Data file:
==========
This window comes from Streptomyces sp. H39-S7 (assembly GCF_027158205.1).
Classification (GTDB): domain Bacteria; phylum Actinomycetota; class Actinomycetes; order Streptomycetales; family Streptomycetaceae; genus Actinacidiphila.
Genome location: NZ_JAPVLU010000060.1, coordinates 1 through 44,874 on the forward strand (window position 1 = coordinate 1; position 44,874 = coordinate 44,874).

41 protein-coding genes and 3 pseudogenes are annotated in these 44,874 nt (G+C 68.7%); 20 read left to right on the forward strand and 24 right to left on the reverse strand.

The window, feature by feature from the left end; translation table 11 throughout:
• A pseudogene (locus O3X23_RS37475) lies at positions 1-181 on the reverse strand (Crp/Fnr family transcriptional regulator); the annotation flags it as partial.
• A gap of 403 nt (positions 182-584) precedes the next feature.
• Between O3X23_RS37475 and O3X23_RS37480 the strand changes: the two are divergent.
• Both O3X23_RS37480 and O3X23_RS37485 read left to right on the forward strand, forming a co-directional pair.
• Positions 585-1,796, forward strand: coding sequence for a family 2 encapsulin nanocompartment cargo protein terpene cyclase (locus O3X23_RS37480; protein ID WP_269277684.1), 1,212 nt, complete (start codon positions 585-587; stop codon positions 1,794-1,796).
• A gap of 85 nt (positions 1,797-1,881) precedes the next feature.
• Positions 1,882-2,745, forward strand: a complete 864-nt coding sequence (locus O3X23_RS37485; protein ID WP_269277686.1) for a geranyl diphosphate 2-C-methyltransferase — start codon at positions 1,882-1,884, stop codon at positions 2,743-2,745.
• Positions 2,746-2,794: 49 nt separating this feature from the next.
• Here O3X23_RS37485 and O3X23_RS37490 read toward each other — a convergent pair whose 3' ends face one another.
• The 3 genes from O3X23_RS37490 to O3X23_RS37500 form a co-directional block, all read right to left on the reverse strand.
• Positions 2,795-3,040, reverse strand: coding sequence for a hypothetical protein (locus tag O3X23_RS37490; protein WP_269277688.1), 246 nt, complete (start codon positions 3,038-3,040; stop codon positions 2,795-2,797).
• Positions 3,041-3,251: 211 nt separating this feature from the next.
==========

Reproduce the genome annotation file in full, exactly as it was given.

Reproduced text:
This window comes from Streptomyces sp. H39-S7 (assembly GCF_027158205.1).
Classification (GTDB): domain Bacteria; phylum Actinomycetota; class Actinomycetes; order Streptomycetales; family Streptomycetaceae; genus Actinacidiphila.
Genome location: NZ_JAPVLU010000060.1, coordinates 1 through 44,874 on the forward strand (window position 1 = coordinate 1; position 44,874 = coordinate 44,874).

41 protein-coding genes and 3 pseudogenes are annotated in these 44,874 nt (G+C 68.7%); 20 read left to right on the forward strand and 24 right to left on the reverse strand.

The window, feature by feature from the left end; translation table 11 throughout:
• A pseudogene (locus O3X23_RS37475) lies at positions 1-181 on the reverse strand (Crp/Fnr family transcriptional regulator); the annotation flags it as partial.
• A gap of 403 nt (positions 182-584) precedes the next feature.
• Between O3X23_RS37475 and O3X23_RS37480 the strand changes: the two are divergent.
• Both O3X23_RS37480 and O3X23_RS37485 read left to right on the forward strand, forming a co-directional pair.
• Positions 585-1,796, forward strand: coding sequence for a family 2 encapsulin nanocompartment cargo protein terpene cyclase (locus O3X23_RS37480; protein ID WP_269277684.1), 1,212 nt, complete (start codon positions 585-587; stop codon positions 1,794-1,796).
• A gap of 85 nt (positions 1,797-1,881) precedes the next feature.
• Positions 1,882-2,745, forward strand: a complete 864-nt coding sequence (locus O3X23_RS37485; protein ID WP_269277686.1) for a geranyl diphosphate 2-C-methyltransferase — start codon at positions 1,882-1,884, stop codon at positions 2,743-2,745.
• Positions 2,746-2,794: 49 nt separating this feature from the next.
• Here O3X23_RS37485 and O3X23_RS37490 read toward each other — a convergent pair whose 3' ends face one another.
• The 3 genes from O3X23_RS37490 to O3X23_RS37500 form a co-directional block, all read right to left on the reverse strand.
• Positions 2,795-3,040, reverse strand: coding sequence for a hypothetical protein (locus tag O3X23_RS37490; protein WP_269277688.1), 246 nt, complete (start codon positions 3,038-3,040; stop codon positions 2,795-2,797).
• Positions 3,041-3,251: 211 nt separating this feature from the next.